Understanding and patience is key to managing multi-generation farm


After reading the Dairy Excel column in the March 25 issue about hiring teen workers and knowing the law, I began thinking, not only is it important to know the law, but also to understand this younger generation of workers.

As a manager, you must realize that every generation has its own values and personal characteristics. This is true whether you are working with family or non-family members.

We currently have four generations in the workplace and there is probably no other business that realizes this challenge more than agriculture.


The veteran generation born from 1922-1945, the baby boomers, 1946-1964, the Xers, 1965-1980 and the millennials, 1981-2000, are all working together on many farms across Ohio. Each generation tends to believe the other generations “don’t get it” or that “they have it so much easier than we did/do.”

I’m sure you’ve heard comments like, “farming was less stressful back then” or “riding around in that air-conditioned tractor sure is easier than when I was farming without a cab on my tractor.”

Each generation has had significant events, individual influences and technological developments that have helped to shape who they are and what they value.

There is room on the farm for each of these groups, but it takes some understanding and patience to learn the different characteristics. Once you, as a manager understand the generations involved in your farm, it will be easier for you to motivate, assign job duties, communicate with and reward your employees.


Let’s review some of the generational attitudes and characteristics related to the workplace. Veterans are hard workers, view work as an obligation and tend to be more interested in working as an individual.

They are more formal in their communications and more likely to write a note than make a call. Feedback is not necessary as “no news is good news.” They are motivated by respect and a feeling of job satisfaction.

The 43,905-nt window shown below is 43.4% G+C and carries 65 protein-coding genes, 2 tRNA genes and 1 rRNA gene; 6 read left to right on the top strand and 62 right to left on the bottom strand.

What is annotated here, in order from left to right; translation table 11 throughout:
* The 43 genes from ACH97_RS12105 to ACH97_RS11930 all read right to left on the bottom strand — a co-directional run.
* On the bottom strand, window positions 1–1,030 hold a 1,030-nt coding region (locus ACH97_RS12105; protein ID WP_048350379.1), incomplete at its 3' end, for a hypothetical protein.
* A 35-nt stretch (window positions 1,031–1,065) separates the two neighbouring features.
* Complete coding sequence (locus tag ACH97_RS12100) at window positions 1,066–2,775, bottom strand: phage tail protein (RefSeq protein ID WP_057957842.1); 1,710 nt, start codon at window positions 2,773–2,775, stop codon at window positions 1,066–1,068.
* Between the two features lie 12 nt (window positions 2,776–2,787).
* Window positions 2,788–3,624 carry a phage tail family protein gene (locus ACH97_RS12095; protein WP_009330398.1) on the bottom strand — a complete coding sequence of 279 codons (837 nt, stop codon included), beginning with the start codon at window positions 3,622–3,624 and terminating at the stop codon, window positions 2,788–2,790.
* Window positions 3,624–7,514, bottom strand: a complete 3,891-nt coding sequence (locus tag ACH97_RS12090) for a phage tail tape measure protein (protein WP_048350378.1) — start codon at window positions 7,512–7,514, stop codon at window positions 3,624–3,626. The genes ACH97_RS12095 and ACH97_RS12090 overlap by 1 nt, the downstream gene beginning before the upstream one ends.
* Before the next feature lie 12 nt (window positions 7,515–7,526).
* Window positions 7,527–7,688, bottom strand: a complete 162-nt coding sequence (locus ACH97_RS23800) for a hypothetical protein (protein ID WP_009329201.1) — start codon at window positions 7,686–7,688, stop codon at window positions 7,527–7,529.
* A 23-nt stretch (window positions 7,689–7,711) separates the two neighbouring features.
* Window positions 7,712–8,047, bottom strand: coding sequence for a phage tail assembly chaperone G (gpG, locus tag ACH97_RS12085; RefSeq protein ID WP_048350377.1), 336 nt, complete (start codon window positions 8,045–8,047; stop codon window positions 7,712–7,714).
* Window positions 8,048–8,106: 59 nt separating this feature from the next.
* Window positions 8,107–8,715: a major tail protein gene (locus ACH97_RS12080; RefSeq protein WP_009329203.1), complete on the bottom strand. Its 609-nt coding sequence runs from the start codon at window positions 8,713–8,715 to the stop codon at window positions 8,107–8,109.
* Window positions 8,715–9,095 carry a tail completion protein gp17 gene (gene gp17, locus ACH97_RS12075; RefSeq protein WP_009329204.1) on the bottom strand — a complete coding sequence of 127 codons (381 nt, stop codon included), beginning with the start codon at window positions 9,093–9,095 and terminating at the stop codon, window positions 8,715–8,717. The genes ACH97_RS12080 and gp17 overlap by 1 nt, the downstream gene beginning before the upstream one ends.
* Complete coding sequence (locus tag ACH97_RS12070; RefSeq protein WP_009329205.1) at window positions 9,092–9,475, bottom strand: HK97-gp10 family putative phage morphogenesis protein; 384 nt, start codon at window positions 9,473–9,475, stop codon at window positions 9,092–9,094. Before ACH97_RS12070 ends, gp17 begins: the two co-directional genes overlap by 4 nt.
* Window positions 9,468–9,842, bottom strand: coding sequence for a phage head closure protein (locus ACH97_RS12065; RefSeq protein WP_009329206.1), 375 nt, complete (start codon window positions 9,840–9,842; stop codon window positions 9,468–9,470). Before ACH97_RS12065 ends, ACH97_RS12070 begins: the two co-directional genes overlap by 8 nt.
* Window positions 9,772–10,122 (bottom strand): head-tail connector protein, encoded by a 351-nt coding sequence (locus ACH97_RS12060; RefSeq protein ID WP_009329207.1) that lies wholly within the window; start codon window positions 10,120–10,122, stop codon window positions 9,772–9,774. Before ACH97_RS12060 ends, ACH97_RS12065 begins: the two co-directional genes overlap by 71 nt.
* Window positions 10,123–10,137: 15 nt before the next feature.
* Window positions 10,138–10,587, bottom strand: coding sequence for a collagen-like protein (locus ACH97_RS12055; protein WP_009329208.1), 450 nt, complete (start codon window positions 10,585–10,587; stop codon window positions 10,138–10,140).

Boomers, on the other hand, view work as an exciting adventure and many times are workaholics. They would rather work as part of a team and are more likely to have meetings with work teams.

They prefer to communicate face-to-face and don’t really appreciate feedback on how they are doing. “I don’t need to be told how I’m doing, just give me a raise or promotion.”

Motivation comes in the form of being valued and needed by others.

Another perspective

Generation X is self-reliant and looks for structure and direction in the workplace. They tend to be entrepreneurs and view work as a difficult challenge.

They embrace direct and immediate communication and value feedback. Freedom to try new things and do it their way is considered both a reward and motivator. This generation is the first to find importance in balancing work and family.

The Millennials, or Generation Y, value entrepreneurial opportunities, multitasking and looking for the next thing to do. They are very goal oriented and view work as a means to an end. It’s important for this generation to participate in decisions and feel like they are a part of the farm.

They communicate through technology, i.e. cell phones, texting, instant messages, social media, etc. They are used to instant feedback and are rewarded and motivated by working with creative individuals and what they consider to be meaningful work. The Millennials have carried on the importance of work and family balance.

Using this knowledge

Now that you have a little background for each of the generations, you can probably understand why there are conflicts on a farm with three or four of these generations represented.

Resolving those conflicts will entail understanding that Generations X and Y still work hard, they just will be looking for more ways to balance their work life with their family lives.

Time off is important to them as well as flexible schedules. As a manager, you may have to become more creative in scheduling your employees.

Mentoring, whether formal or informal, can be a good way for veterans and boomers to share their experience and help the millennials understand the farm history and feel more a part of the farm.

Mentors can also help provide the direction that Xers appreciate. Mentoring can also be reversed with the younger generation helping the more mature generations understand and learn new precision farming technologies or social media applications.

Important information

By understanding the generational group characteristics, mangers can develop a system of feedback, rewards and communication channels that will be motivating to employees.

It is important to understand each individual employee and knowing these generational characteristics is a great starting point. Too many times, we think the only way, and the right way, is our way.

This thought process just doesn’t work effectively, so to increase productivity and work as an efficient team, get to know the generational characteristics involved in your farm and what is important to each of them.

(Julia Nolan Woodruff is an OSU extension educator in Erie County.)


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